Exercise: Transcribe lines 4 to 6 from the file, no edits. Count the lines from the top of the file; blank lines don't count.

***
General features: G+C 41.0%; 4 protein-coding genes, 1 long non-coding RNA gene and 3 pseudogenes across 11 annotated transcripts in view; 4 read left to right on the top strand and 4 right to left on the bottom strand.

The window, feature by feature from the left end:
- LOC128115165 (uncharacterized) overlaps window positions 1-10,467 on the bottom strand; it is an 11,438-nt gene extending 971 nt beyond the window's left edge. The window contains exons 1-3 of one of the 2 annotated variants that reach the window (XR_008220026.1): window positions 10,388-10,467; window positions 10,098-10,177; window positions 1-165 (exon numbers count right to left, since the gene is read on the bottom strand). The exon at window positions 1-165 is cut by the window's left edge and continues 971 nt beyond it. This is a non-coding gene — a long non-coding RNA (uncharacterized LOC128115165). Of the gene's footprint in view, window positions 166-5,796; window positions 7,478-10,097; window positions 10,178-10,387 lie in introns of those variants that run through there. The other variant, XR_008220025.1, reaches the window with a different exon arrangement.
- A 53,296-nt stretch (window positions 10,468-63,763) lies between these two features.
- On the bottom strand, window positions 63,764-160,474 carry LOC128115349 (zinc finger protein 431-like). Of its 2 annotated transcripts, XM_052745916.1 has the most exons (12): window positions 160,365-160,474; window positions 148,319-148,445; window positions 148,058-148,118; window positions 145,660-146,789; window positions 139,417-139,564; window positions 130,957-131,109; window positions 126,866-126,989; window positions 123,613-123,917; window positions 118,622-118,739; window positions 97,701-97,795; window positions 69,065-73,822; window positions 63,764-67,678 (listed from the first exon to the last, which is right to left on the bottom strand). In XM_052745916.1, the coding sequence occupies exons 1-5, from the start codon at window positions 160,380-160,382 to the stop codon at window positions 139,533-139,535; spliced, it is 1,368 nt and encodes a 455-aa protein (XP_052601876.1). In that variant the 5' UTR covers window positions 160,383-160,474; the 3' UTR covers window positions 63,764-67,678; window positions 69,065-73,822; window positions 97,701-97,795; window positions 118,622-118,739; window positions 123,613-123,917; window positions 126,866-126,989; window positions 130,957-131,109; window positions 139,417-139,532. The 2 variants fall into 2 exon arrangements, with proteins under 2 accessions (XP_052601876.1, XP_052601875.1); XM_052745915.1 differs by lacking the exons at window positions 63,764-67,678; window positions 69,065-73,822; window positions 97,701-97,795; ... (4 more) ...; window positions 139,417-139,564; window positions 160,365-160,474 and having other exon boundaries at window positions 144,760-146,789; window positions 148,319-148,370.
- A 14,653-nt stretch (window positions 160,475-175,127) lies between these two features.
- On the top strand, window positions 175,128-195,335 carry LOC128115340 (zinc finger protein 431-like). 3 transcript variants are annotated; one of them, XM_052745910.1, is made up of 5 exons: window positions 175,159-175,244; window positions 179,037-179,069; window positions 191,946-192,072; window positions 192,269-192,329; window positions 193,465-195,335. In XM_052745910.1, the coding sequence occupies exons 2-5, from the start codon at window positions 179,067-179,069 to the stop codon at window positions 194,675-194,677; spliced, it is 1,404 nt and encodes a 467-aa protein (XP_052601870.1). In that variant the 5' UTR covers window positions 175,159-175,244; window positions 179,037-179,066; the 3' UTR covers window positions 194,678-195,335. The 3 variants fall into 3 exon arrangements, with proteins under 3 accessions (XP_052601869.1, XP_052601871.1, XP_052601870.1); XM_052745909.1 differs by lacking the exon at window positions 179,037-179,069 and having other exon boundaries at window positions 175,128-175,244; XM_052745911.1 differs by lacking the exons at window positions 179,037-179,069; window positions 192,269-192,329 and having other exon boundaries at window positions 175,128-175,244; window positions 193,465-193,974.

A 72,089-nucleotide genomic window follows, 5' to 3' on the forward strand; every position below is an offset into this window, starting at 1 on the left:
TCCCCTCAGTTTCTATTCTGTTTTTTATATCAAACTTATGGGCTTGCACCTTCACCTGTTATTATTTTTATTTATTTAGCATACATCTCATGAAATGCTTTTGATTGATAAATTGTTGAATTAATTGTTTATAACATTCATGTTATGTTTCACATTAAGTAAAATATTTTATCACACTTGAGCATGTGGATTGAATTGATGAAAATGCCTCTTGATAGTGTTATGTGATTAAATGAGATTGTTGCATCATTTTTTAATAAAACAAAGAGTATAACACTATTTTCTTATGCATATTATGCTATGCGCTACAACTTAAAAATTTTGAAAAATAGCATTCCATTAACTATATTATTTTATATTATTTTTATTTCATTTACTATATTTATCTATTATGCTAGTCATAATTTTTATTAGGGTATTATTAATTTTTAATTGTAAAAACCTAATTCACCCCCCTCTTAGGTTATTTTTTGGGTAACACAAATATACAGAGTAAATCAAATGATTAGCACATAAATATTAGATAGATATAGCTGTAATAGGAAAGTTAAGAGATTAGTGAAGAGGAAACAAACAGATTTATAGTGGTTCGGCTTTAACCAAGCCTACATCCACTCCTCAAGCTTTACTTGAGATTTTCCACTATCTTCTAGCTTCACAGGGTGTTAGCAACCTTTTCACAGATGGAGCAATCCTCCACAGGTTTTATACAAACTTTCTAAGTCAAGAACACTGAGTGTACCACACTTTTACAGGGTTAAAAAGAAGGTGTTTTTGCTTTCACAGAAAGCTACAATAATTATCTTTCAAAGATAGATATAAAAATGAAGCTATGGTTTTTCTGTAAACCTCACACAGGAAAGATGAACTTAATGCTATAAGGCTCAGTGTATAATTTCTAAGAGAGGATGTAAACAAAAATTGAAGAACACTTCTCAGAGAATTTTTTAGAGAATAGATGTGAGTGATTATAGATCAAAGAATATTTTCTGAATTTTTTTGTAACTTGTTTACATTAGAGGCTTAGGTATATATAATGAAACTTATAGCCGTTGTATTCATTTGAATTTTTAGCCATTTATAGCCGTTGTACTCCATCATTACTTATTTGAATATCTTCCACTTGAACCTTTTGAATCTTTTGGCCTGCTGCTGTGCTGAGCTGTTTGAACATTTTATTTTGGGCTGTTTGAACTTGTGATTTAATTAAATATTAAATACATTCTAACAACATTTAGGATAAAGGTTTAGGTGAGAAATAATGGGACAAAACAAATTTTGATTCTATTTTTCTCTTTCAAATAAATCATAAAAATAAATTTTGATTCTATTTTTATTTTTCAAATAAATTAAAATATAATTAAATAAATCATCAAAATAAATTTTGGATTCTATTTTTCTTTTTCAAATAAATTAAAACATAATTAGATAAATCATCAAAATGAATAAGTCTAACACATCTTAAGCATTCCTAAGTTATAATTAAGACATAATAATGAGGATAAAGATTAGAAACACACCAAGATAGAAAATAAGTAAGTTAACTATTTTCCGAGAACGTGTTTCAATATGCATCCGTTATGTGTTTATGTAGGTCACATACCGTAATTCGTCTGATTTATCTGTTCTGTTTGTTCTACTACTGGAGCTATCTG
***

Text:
- A 53,296-nt stretch (window positions 10,468-63,763) lies between these two features.
- On the bottom strand, window positions 63,764-160,474 carry LOC128115349 (zinc finger protein 431-like). Of its 2 annotated transcripts, XM_052745916.1 has the most exons (12): window positions 160,365-160,474; window positions 148,319-148,445; window positions 148,058-148,118; window positions 145,660-146,789; window positions 139,417-139,564; window positions 130,957-131,109; window positions 126,866-126,989; window positions 123,613-123,917; window positions 118,622-118,739; window positions 97,701-97,795; window positions 69,065-73,822; window positions 63,764-67,678 (listed from the first exon to the last, which is right to left on the bottom strand). In XM_052745916.1, the coding sequence occupies exons 1-5, from the start codon at window positions 160,380-160,382 to the stop codon at window positions 139,533-139,535; spliced, it is 1,368 nt and encodes a 455-aa protein (XP_052601876.1). In that variant the 5' UTR covers window positions 160,383-160,474; the 3' UTR covers window positions 63,764-67,678; window positions 69,065-73,822; window positions 97,701-97,795; window positions 118,622-118,739; window positions 123,613-123,917; window positions 126,866-126,989; window positions 130,957-131,109; window positions 139,417-139,532. The 2 variants fall into 2 exon arrangements, with proteins under 2 accessions (XP_052601876.1, XP_052601875.1); XM_052745915.1 differs by lacking the exons at window positions 63,764-67,678; window positions 69,065-73,822; window positions 97,701-97,795; ... (4 more) ...; window positions 139,417-139,564; window positions 160,365-160,474 and having other exon boundaries at window positions 144,760-146,789; window positions 148,319-148,370.
- A 14,653-nt stretch (window positions 160,475-175,127) lies between these two features.